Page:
Reldata Inc., this week launched a SAS storage system that supports iSCSI, NAS and virtualized storage pools and will bring the startup into greater competition with larger vendors looking to increase their presence in the iSCSI market.
The Reldata 9240 unified storage appliance is an updated version of Reldata's 9240 unified storage gateway with 12 TB to 120 TB SAS drives per RAID controller. The 2U appliance supports 10 Gigabit Ethernet.
The system's software includes an upgraded version of the Relvos virtualization operating system, adaptive storage wizards and Relbot task automation.
The Reldata 9240's adaptive storage wizards use point-and-click menus for connecting and virtualizing disks, assigning iSCSI storage for applications, assigning NAS for users, and managing data protection features. "We try to take the complexity out of storage administration and reduce the chances that somebody will make an error and create a situation where data is no longer available," Hubbard says.
Reldata claims the 9240 operates at over 70,000 I/O operations per second (IOPS) and can move data at more than 800 Mbps.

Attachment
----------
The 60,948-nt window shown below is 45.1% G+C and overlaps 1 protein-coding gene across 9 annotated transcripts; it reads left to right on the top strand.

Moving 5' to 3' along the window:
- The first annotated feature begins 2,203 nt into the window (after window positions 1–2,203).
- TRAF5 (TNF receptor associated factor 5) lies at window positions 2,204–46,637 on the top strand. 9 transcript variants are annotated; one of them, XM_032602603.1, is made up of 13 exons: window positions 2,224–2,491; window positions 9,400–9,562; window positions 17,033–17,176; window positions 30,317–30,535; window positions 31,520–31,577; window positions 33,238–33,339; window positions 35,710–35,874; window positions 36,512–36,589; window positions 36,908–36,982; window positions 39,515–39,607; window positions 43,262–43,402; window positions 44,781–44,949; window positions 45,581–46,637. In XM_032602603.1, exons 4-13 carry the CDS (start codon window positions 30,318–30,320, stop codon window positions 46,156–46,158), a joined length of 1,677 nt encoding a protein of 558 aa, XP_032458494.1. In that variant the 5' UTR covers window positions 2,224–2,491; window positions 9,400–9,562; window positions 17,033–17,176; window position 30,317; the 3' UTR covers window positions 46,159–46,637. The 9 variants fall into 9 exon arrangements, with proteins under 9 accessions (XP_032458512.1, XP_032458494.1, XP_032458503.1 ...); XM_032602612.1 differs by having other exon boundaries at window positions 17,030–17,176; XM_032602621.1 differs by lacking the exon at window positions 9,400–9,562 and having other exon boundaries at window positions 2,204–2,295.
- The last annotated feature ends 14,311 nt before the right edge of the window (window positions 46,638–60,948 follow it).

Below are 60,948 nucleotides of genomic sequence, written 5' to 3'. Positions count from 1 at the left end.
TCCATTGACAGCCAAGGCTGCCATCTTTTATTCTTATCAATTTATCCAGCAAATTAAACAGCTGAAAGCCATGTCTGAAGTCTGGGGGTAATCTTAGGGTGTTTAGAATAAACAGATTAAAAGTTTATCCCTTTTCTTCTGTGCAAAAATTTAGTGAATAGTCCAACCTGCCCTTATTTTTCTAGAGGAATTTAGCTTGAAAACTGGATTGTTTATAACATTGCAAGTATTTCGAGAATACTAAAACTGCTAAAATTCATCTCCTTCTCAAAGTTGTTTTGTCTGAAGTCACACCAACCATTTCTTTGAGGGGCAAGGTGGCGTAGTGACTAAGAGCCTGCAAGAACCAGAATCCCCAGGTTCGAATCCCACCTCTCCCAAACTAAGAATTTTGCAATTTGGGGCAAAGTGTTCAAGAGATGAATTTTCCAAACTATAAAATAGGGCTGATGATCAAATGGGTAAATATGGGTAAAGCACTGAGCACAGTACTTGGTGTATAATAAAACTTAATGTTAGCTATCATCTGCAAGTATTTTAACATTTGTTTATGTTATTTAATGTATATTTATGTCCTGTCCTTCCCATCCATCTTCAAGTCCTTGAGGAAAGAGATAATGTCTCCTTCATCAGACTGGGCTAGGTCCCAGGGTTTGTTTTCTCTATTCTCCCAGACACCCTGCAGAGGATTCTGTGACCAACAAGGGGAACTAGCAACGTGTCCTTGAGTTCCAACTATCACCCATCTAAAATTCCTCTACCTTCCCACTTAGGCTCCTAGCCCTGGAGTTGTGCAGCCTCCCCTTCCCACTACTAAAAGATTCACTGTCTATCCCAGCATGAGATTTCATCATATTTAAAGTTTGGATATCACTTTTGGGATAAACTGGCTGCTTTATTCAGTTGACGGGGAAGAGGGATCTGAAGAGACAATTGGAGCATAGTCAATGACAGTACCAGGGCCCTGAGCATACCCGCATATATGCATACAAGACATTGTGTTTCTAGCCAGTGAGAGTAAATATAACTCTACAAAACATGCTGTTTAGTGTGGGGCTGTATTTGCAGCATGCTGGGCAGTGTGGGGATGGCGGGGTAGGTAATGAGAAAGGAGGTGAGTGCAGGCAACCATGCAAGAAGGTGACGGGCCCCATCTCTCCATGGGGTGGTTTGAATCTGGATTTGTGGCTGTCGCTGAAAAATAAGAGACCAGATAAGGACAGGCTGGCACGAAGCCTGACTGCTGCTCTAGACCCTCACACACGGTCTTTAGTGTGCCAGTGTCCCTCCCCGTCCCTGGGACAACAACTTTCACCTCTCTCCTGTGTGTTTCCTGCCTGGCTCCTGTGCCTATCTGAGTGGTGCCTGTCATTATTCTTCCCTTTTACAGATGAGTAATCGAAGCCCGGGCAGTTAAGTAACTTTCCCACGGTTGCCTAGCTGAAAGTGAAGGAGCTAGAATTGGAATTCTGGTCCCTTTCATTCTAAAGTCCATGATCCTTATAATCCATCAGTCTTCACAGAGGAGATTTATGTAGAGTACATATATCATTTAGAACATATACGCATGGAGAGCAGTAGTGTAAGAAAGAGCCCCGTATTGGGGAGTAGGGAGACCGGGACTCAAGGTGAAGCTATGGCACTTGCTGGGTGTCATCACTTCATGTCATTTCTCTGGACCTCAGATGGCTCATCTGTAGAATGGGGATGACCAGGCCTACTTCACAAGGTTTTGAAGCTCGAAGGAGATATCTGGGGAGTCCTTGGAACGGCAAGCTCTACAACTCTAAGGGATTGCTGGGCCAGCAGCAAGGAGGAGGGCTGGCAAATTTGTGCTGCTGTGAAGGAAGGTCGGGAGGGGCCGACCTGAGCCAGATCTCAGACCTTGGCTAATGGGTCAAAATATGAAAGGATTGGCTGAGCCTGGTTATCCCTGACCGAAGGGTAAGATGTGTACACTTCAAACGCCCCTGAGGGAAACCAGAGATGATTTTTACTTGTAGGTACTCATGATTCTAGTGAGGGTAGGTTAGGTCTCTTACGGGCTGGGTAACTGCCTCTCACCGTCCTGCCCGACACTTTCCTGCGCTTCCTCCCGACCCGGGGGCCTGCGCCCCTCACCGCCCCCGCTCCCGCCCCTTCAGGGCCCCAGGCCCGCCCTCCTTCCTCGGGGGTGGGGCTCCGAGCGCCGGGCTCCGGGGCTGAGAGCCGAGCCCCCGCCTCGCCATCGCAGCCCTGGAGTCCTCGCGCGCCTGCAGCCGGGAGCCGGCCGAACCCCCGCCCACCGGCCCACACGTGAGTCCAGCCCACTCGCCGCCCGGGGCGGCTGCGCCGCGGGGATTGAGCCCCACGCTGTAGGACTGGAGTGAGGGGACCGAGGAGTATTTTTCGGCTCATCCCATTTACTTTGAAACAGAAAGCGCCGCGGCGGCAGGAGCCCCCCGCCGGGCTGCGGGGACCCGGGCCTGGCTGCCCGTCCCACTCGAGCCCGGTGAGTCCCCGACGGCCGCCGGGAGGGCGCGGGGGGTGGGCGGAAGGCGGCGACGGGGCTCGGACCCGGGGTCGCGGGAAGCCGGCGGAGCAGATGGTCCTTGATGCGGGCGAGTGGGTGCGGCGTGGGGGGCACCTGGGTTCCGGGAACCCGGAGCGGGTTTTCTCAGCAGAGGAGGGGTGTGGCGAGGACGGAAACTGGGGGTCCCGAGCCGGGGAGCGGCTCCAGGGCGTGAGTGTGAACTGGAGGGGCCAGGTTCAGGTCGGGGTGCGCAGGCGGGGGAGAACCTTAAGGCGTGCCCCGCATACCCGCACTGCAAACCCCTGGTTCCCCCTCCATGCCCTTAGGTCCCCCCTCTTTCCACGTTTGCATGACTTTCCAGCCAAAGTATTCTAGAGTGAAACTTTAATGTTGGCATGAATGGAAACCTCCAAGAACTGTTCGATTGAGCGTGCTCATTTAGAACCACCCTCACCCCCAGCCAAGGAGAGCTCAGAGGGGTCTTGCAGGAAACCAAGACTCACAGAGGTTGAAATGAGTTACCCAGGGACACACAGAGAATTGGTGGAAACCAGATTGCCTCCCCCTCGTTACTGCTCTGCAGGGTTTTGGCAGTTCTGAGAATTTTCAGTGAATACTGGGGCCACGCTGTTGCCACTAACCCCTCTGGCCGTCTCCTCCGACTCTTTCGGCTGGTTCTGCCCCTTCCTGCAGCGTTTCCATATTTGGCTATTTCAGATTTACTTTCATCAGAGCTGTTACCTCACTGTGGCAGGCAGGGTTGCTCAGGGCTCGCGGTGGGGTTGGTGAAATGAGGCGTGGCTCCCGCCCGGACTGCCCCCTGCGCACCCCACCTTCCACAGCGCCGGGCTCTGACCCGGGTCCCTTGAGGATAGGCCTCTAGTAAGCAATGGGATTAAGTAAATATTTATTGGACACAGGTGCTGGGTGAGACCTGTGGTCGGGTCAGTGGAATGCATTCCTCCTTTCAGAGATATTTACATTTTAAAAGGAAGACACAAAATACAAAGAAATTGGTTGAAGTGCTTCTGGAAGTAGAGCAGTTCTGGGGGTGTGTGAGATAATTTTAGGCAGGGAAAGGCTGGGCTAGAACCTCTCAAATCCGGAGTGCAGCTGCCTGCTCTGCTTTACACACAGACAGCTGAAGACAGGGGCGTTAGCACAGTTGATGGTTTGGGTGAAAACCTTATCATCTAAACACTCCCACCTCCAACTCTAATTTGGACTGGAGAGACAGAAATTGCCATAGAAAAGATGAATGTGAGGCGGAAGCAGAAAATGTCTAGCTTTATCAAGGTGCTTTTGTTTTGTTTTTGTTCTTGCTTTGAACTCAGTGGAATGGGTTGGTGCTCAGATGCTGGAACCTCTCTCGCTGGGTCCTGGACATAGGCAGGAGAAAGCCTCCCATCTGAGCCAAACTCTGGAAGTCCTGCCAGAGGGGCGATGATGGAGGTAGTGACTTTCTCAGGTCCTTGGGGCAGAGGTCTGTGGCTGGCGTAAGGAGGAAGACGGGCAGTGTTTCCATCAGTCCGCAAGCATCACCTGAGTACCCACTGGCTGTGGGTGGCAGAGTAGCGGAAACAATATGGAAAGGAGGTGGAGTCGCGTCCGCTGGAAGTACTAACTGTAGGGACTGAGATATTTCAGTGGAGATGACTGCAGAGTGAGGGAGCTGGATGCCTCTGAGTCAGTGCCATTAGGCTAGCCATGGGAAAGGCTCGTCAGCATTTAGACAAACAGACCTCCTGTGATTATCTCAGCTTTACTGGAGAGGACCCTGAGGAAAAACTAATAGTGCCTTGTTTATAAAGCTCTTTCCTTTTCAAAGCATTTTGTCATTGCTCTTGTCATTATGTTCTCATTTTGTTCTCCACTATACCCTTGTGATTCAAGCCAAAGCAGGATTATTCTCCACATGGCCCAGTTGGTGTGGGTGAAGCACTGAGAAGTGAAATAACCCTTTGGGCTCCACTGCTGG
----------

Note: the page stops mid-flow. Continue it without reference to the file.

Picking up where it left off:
Pricing starts at $38,650 for a Reldata 9240 appliance with 12 TB and $77,120 for a cluster of two Reldata 9240 systems. The Reldata 9240 supports iSCSI out of the box and requires software licenses to turn on NAS, data migration, heterogenous disk support and disaster recovery for Fibre Channel SANs. For instance, the NAS software license key costs $6,995, and the nondisruptive migration license fee is $8,495.
Reldata 9240 customers can upgrade from Gigabit Ethernet (GigE) to 10 GigE by purchasing a dual-port 10 GigE software license for $9,190.
Reldata's competitors for medium-sized enterprises include Dell and Hewlett-Packard, which this month said it would acquire iSCSI vendor LeftHand Networks and expects to close the deal by the end of the year. NetApp and EMC also sell integrated iSCSI and NAS systems.
IDC analyst Benjamin Woo said Reldata faces the same two challenges that a lot of smaller providers encounter in the midmarket: customer confidence in smaller infrastructure providers and acceptance of ISCSI as a major protocol. Reldata also went for performance over price by supporting only SAS and no SATA drives. However, Woo added that its unique features, such as the adaptive wizards and Relbot automation, could help it compete in the midmarket enterprise.
Reldata "has the right idea" by focusing on making storage administration as easy as possible, Woo said. Ease-of-use is important to small and medium-sized customers, and Reldata is taking the right approach.
"They're very passionate about storage, that's important. In this day and age, companies tend to spend money on R&D just for the sake of technology. They're on the right path," Woo said.